Good news from underground: Earthworms are thriving
With the human population growing -- and paving much of the land – you might think earthworms are endangered. In fact, Linda Blum says they’re doing fine. She’s a retired professor of environmental science at UVA and a Piedmont Master Gardener who says worms live in underground tunnels.
“There are reports of anywhere between a hundred and 800 burrows in one square yard," she says. "That's probably representative of about a thousand individuals.”
And come winter, those burrows could be six feet down -- where the soil is warm enough and damp enough to sustain them and their offspring.
“Worms reproduce by making something called a cocoon. They’re very, very tiny, although if you’re in a garden and you look closely you might see them. Some of them are large enough to see with the naked eye," she explains. "Within that cocoon there will be somewhere between one and six baby worms.”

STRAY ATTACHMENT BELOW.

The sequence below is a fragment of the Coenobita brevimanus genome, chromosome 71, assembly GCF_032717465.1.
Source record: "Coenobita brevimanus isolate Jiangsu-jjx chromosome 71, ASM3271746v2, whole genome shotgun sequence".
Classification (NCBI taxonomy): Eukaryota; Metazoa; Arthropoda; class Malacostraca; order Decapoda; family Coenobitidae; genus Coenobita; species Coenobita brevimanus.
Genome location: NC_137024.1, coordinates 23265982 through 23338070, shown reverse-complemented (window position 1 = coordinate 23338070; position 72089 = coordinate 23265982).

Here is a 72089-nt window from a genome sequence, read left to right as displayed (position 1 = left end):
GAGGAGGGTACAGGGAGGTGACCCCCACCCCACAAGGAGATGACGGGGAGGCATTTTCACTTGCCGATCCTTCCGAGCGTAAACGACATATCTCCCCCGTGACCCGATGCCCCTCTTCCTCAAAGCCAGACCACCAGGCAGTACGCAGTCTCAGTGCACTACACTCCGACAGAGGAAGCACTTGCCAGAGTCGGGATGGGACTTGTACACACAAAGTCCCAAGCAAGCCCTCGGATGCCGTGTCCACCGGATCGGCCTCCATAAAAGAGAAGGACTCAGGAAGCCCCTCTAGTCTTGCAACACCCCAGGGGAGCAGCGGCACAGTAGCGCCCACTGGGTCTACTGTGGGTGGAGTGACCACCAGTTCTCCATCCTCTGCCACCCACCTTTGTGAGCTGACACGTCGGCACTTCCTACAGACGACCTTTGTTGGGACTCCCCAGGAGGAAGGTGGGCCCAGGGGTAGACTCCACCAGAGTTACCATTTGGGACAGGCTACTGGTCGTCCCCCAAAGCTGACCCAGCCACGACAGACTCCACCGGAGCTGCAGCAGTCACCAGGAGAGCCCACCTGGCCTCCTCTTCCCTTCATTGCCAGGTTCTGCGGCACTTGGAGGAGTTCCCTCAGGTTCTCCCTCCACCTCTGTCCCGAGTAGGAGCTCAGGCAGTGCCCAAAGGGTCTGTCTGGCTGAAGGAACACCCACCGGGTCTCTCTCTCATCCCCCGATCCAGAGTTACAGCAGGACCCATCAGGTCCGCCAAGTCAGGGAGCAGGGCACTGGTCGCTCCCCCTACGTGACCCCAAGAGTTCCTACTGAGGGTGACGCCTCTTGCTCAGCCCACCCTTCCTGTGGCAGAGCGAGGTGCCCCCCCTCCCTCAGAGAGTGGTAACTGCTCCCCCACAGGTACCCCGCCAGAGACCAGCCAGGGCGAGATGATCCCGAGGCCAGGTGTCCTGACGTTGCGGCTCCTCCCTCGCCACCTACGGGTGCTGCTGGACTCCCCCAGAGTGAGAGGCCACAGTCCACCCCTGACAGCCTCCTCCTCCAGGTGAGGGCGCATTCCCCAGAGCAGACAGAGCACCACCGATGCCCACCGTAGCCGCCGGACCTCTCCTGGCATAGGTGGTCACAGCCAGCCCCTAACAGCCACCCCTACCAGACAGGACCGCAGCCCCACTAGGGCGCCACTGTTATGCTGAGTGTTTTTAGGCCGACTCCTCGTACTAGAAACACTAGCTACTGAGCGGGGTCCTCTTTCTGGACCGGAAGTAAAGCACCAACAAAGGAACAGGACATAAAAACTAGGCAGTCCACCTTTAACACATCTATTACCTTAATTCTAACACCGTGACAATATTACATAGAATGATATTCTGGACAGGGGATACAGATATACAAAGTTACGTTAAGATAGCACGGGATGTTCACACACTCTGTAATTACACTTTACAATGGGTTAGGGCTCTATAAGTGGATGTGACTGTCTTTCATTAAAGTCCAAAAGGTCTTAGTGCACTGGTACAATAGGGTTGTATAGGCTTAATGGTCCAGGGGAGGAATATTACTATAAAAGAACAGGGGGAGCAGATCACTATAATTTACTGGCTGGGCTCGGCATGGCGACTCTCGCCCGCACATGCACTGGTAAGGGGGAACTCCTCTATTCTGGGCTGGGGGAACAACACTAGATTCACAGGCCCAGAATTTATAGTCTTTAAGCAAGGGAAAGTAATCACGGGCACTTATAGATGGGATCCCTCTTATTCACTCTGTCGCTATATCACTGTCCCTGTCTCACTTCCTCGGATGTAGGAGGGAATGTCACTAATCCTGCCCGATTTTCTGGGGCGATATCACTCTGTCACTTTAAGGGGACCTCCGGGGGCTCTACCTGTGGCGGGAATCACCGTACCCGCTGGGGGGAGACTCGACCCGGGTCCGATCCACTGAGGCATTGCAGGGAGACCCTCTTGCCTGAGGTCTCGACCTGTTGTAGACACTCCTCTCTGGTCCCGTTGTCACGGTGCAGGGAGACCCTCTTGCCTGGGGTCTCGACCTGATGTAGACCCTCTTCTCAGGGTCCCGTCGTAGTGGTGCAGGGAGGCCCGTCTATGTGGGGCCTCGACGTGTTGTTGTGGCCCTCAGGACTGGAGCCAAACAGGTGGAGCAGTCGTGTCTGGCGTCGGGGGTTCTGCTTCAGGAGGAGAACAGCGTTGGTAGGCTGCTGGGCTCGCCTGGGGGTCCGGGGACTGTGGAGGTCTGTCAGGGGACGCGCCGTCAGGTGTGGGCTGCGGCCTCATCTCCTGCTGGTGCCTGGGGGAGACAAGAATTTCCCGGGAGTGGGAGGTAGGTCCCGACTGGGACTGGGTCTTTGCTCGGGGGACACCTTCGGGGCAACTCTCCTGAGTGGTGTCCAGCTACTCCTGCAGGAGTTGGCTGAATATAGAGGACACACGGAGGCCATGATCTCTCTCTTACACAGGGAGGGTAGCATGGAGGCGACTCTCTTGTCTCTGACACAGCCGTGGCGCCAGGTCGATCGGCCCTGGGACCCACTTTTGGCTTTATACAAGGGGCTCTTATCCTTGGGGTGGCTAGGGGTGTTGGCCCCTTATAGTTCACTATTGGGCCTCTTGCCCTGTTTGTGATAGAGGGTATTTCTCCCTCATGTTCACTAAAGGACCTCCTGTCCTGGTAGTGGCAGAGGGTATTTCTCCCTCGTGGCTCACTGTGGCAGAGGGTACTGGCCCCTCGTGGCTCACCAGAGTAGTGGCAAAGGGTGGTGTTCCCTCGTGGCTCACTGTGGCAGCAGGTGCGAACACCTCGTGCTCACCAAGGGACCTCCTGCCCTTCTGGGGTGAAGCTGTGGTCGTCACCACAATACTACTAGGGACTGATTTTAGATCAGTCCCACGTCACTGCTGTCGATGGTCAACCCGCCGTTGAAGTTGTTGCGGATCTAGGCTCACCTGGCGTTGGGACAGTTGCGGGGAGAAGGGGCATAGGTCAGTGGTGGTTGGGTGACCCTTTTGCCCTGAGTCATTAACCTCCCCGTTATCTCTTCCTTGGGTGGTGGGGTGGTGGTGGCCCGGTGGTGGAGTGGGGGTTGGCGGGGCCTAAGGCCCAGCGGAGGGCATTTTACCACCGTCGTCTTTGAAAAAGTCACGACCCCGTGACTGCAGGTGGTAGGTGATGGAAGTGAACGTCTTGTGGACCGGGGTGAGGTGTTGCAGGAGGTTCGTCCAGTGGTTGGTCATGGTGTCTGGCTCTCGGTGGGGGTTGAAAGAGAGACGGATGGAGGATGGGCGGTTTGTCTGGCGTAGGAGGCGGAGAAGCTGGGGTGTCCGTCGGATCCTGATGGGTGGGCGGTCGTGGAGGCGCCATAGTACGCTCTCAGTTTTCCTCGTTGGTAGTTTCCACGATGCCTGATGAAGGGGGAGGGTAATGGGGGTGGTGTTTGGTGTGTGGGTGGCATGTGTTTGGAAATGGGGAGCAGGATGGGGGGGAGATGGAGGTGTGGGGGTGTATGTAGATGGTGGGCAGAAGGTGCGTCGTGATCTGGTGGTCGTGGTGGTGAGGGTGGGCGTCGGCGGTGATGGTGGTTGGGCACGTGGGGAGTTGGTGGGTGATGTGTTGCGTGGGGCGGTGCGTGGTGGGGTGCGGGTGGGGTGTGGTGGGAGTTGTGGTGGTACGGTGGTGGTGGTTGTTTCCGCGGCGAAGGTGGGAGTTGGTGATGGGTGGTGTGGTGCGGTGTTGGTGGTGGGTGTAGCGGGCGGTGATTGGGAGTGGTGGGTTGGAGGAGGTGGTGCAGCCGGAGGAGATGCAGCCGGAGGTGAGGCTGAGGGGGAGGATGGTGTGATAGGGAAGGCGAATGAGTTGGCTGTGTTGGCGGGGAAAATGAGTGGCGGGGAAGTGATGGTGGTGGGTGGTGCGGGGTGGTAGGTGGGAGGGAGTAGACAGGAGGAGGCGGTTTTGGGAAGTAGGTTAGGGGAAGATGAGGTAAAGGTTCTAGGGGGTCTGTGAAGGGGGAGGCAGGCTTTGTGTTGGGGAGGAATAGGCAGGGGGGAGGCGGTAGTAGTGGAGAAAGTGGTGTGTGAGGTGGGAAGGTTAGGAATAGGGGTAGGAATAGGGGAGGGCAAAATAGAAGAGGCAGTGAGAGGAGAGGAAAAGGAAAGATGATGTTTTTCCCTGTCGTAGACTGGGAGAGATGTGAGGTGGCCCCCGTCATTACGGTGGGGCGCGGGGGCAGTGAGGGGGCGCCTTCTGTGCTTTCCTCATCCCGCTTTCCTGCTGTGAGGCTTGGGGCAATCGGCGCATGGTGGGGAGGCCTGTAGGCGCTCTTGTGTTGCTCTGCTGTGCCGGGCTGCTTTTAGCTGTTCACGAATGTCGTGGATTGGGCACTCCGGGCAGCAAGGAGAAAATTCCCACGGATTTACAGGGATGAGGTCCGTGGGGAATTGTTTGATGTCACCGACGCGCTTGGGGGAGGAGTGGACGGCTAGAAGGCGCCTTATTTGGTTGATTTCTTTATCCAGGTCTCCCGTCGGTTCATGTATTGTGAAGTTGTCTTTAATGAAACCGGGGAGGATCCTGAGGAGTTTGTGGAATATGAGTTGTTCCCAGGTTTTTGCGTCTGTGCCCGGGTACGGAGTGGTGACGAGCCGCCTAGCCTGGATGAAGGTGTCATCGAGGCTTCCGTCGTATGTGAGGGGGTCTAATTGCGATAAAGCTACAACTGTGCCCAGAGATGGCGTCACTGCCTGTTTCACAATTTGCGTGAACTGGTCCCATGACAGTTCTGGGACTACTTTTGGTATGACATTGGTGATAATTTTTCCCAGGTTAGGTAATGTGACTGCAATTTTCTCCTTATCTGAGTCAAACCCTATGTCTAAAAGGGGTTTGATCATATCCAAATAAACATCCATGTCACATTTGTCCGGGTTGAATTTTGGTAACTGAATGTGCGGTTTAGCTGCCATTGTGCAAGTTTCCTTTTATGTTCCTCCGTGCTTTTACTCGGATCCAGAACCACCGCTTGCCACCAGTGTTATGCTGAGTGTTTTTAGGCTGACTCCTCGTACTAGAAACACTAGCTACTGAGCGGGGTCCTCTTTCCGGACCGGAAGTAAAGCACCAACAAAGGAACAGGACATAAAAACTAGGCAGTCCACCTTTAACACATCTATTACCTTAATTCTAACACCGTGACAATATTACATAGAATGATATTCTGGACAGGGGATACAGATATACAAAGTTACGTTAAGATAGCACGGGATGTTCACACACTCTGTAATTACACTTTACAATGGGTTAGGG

Most of the earthworms in Virginia are hearty imports from Europe.
“They came over with the colonists back in the 1600’s and on. When they brought plants with them, earthworms were there in the soil that the plants were growing in.”
But there’s one invasive that hails from Asia.
“In fact, just recently I found some Asian jumping worms in my garden," Blum recalls. "They’re called jumping worms because of the way they move. They move very snakelike, and they’re very, very active. They’re also called crazy worms.”
If you find that interesting, you’re not alone. Charles Darwin was fascinated and wrote an entire book about earthworms. Linda Blum will lecture on the subject at 6:30 Tuesday at the Center in Charlottesville.